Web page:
We encountered just one group of three shepherds, though there was precious little grazing for their flocks. Higher and higher we went until we eventually reached the 5,600ft pass and the Albanian border. There, camouflaged amid the moonscape, we found seven pillboxes — some partly destroyed, others with their concrete domes still intact, all with commanding views of the valley up which we had just laboured. Behind, sheltered by a low ridge, was an abandoned military barracks.
As a measure of Hoxha’s paranoia and delusion the pillboxes were hard to beat: installations designed to prevent an invasion of one Communist country by another (Montenegro was at that time part of the former Yugoslavia), and of a state in which the outside world had minimal interest. As a tourist attraction they were also hard to beat — genuine bits of cold war history, not restored and preserved like the Berlin Wall, but left to crumble in the harsh elements of this lonely mountain pass.
Beyond, we descended 3,000ft on a precipitous, switchback path into the forested valley of Theth, and arrived exhausted at another charming guest house run by two brothers — Pavlin and Nardi Polia. Close by was a 400-year-old stone tower with glass-less slits for windows — a place where the targets of revenge killings under the Kanun could take refuge, for years if necessary. It was one of the few such kullas that Hoxha did not destroy.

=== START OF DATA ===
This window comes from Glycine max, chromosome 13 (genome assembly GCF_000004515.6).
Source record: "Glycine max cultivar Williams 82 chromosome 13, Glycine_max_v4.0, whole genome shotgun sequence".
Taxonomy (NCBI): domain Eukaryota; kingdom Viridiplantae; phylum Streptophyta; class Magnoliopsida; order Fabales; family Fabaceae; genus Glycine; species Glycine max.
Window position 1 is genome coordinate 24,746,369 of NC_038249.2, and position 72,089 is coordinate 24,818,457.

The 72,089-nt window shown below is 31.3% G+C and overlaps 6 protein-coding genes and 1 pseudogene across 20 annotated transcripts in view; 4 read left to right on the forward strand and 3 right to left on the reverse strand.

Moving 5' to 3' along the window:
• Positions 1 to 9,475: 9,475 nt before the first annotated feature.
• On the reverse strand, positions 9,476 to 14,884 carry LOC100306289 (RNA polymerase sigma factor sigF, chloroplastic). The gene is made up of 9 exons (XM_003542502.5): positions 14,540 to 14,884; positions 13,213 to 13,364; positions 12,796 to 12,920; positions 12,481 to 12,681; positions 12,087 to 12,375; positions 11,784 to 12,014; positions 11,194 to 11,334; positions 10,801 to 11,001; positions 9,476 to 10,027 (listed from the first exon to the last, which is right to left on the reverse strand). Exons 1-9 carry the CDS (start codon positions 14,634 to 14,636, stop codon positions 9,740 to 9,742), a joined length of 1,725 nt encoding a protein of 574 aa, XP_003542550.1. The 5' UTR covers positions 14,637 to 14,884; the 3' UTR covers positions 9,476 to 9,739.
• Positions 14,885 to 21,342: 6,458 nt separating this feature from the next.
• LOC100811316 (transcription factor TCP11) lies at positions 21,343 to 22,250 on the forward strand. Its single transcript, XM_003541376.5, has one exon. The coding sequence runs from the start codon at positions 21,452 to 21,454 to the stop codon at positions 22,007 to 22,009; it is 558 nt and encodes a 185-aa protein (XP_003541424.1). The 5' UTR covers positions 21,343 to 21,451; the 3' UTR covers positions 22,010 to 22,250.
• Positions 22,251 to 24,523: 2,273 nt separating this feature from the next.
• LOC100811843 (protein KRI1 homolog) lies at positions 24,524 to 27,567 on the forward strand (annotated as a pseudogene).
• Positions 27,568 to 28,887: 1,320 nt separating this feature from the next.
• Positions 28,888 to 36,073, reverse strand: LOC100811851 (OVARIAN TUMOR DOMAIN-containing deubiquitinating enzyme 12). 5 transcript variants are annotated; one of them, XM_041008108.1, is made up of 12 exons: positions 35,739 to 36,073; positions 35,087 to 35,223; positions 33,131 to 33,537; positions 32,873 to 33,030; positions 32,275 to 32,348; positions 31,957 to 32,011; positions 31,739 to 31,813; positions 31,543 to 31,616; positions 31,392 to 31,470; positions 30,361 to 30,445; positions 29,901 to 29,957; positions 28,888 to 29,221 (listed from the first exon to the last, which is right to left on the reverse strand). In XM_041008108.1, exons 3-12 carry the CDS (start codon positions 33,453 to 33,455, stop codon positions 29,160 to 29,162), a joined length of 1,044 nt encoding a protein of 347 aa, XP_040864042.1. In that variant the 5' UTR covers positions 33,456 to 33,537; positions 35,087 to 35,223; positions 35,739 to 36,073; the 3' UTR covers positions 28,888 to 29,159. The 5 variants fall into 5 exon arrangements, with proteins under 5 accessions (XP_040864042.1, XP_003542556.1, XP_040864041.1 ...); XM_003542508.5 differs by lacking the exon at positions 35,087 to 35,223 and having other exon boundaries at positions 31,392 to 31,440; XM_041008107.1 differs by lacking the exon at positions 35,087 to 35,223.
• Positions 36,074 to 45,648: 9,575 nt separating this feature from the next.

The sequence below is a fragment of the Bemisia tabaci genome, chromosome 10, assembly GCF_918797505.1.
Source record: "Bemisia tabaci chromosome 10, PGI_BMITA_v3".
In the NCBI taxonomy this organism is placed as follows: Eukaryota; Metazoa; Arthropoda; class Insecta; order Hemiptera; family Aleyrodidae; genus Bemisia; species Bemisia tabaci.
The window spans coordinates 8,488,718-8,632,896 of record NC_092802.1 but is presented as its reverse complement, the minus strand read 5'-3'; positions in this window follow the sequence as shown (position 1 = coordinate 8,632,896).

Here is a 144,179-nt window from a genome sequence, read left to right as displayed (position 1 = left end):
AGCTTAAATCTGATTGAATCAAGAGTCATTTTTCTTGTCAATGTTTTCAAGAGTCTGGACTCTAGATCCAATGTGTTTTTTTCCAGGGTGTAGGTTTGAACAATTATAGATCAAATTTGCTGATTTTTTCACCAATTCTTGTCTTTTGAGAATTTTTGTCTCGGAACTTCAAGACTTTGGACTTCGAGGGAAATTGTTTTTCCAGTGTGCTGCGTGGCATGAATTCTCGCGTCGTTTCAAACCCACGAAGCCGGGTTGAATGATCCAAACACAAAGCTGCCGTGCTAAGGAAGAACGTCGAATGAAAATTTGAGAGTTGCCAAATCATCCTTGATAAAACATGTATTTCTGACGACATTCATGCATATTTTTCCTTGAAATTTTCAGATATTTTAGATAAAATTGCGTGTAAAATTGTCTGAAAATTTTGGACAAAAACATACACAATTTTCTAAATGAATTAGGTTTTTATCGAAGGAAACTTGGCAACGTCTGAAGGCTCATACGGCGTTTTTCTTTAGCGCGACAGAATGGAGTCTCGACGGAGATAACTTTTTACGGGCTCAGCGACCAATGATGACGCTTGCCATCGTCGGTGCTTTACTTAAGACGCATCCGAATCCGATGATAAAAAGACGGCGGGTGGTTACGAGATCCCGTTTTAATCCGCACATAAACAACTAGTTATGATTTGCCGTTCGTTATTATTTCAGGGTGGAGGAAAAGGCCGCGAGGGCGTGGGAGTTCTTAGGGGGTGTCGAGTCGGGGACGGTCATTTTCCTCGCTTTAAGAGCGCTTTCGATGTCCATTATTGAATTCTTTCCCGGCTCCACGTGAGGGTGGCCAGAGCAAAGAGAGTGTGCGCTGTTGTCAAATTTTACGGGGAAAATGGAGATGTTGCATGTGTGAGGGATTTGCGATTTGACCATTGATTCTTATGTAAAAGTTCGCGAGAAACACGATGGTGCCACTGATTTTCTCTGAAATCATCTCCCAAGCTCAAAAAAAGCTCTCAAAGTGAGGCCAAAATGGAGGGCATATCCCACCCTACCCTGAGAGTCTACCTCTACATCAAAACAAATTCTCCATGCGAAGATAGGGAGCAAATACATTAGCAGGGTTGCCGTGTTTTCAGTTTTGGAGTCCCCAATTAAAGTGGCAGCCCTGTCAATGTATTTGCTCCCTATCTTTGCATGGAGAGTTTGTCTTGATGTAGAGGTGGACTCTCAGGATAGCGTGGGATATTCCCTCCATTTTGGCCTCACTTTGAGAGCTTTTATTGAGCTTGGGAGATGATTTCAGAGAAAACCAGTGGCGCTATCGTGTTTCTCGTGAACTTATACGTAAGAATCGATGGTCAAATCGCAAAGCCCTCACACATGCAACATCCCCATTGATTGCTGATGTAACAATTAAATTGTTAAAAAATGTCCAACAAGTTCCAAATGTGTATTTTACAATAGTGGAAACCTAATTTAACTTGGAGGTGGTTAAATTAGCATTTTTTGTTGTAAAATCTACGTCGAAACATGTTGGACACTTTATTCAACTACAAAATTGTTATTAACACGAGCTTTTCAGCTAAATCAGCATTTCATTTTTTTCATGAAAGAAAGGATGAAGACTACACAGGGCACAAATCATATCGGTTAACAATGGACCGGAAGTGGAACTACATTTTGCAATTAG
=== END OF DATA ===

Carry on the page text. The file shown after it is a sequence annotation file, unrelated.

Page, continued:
Theth is connected to the outside world by a single deeply rutted track that zigzags up and over the mountains to the south. Like Valbona, it is another departure point for hikes into the Accursed Mountains. Pavlin said the first hikers had appeared in the valley eight or nine years ago, to the bemusement of the villagers, and that more were coming every year.
When I voiced concern that too many would destroy the solitude and traditions that made the Accursed Mountains so special, Pavlin vigorously disagreed. Guest houses like his were buying the shepherds’ and farmers’ produce, he said. Tourism alone was making it possible for the Malesori to stay and maintain their old way of life instead of moving to the cities. “It’s keeping the mountains alive,” he insisted.